Room Assignments for Thursday, August 17
Statistical Methods: 203
Computational Methods: 207
Observational Strategies: 107
Instrumentation Challenges: 108
Stellar Photospheres: 206
EPRV III will host five breakout sessions on a variety of topics. Here is a brief summary of the subject and scope of each session.
Chair: Eric Ford
The Computational Methods breakout sessions will focus on improving computational methods for estimating the marginalized likelihood (aka “evidence”) of N-planet models based on radial velocity time series data. In particular, we will attempt to interpret the results of the EPRV3 Evidence Challenge, in which participants were asked to estimate the marginalized likelihood for zero, one, two and three planet models based on six simulated datasets. We will start by presenting a summary of the initial results and attempting to identify any “easy-to-fix” issues. Second, we will attempt to understand the reasons for the difference performance (e.g., precision, accuracy, bias, consistency) of the different methods and implementations and identify ways to improve their performance. Third, we will consider the computational cost and opportunities for improving speed and parallelism of methods and implementations that can provide a high-quality estimate of the marginalized likelihood. Finally, we will discuss whether and how we should organize the work to summarized the results of the EPRV3 Evidence Challenge for publication.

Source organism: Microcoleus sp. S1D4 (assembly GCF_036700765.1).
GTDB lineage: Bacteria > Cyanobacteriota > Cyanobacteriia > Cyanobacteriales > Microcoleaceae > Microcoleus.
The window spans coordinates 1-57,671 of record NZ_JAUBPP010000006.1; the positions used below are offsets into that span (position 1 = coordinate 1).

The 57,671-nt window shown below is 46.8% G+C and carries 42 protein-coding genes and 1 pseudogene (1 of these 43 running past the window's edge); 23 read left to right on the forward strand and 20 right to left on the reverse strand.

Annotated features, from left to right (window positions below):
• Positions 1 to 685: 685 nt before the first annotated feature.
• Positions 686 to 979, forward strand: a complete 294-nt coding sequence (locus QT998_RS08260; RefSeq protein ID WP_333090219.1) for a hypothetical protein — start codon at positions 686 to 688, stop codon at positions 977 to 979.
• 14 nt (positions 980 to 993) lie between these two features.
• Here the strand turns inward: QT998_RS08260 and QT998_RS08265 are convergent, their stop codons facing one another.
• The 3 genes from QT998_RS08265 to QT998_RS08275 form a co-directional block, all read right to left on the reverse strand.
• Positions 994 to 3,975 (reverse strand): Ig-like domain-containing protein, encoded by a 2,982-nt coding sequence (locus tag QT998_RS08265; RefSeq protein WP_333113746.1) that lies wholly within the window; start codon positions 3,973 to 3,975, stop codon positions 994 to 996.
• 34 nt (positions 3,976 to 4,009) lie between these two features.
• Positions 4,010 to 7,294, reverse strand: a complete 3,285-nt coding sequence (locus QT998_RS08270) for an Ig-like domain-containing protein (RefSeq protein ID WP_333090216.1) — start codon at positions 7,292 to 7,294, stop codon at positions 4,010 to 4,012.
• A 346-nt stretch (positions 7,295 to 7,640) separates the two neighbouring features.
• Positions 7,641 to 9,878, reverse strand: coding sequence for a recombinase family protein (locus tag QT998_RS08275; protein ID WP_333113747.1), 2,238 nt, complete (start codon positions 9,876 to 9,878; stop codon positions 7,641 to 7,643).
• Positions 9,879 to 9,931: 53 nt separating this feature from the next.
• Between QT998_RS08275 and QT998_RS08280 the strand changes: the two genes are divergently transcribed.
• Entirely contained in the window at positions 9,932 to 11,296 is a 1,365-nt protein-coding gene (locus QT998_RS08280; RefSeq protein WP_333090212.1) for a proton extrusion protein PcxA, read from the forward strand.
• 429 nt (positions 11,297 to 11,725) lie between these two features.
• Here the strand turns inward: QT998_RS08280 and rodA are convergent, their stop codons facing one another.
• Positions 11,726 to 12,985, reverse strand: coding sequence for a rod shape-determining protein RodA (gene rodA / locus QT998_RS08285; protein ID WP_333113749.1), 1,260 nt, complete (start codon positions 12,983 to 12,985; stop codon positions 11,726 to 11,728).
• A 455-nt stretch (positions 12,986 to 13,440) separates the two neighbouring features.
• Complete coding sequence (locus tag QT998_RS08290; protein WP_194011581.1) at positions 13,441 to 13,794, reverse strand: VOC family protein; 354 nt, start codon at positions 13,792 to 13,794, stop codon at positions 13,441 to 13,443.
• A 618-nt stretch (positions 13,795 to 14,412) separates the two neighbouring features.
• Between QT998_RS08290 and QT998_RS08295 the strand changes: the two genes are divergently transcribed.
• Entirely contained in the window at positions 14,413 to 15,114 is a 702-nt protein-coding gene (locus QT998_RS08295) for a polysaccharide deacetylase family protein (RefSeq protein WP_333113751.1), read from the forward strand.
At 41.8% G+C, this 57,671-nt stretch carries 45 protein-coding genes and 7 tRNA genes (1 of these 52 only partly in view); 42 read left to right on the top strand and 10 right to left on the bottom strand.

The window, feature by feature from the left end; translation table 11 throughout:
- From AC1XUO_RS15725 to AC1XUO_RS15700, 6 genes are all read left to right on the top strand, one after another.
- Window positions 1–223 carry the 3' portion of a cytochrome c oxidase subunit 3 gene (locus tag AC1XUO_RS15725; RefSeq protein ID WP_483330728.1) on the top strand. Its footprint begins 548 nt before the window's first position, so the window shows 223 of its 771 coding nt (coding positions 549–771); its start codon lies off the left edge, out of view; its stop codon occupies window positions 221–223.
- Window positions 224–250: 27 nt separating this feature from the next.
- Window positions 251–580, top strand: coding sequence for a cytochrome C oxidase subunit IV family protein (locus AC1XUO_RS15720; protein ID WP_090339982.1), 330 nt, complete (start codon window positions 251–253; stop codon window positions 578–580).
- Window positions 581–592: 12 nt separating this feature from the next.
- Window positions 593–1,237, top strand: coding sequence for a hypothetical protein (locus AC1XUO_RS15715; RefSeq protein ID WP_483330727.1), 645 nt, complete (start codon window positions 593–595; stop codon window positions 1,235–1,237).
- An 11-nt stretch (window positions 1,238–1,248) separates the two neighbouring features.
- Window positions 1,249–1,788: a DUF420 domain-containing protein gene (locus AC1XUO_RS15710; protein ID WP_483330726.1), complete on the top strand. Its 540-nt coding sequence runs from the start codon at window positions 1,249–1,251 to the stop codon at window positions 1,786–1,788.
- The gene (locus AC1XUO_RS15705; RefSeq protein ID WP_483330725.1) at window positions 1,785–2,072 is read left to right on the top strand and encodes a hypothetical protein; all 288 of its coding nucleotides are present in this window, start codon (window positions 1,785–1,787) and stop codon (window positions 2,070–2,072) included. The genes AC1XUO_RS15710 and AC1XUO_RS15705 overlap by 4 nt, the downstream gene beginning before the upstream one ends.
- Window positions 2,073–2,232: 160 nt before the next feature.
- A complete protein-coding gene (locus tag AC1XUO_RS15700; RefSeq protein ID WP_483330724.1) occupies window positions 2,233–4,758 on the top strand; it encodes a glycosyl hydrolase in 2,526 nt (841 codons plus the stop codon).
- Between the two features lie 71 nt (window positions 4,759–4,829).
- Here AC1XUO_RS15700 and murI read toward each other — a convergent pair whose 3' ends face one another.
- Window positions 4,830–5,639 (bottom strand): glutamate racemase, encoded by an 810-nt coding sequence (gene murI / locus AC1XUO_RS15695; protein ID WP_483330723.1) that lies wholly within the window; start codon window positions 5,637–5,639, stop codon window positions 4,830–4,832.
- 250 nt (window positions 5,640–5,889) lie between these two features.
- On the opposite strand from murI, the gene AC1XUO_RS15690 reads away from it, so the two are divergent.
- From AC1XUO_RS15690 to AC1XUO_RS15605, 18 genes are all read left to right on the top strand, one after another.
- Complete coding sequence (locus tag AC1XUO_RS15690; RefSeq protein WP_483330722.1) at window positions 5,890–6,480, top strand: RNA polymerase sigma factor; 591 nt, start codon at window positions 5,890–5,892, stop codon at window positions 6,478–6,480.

Meeting participants with experience and/or interest in statistical methodology and/or computation are encouraged to attend, even if they did not submit entries to the EPRV3 Evidence Challenge. We anticipate that the first session (and the final report in plenary session) will be of most interest to those who are tangentially interested, as days two and three are likely to become more technical with some participants engaging in coding and data analysis, while other participants discussing potential new/improved algorithms for future implementation.
Instrumentation Challenges in the 10 cm/s Era
Chairs: Arpita Roy, Sam Halverson, Ryan Terrien
The Instrumentation Challenges in the 10cm/s Era Breakout Session will be a broad foray into cutting edge solutions to long-standing problems in precision spectroscopy, as well as a deep dive into persisting concerns and technological hurdles. We will focus on comprehensive error budget driven instrument design, with an acute awareness of science requirements for tailored next-generation spectrometers. Both hardware and software/RV analysis issues will be addressed, so participants interested in all aspects of instrumentation are encouraged to attend. While we will pursue an overall narrative over the 3 days, feel free to attend the sessions that are of particular interest to you. To get the discussion started, please add questions and sub-topics that you think are important to current and future RV instrumentation on this Google Doc. Even if you cannot make it to some of the sessions, telling us both your overarching and detailed concerns will help make this a more well-rounded and useful conversation.
Community Forum: The path to 1cm/s instrumental precision
Chair: Rodrigo Díaz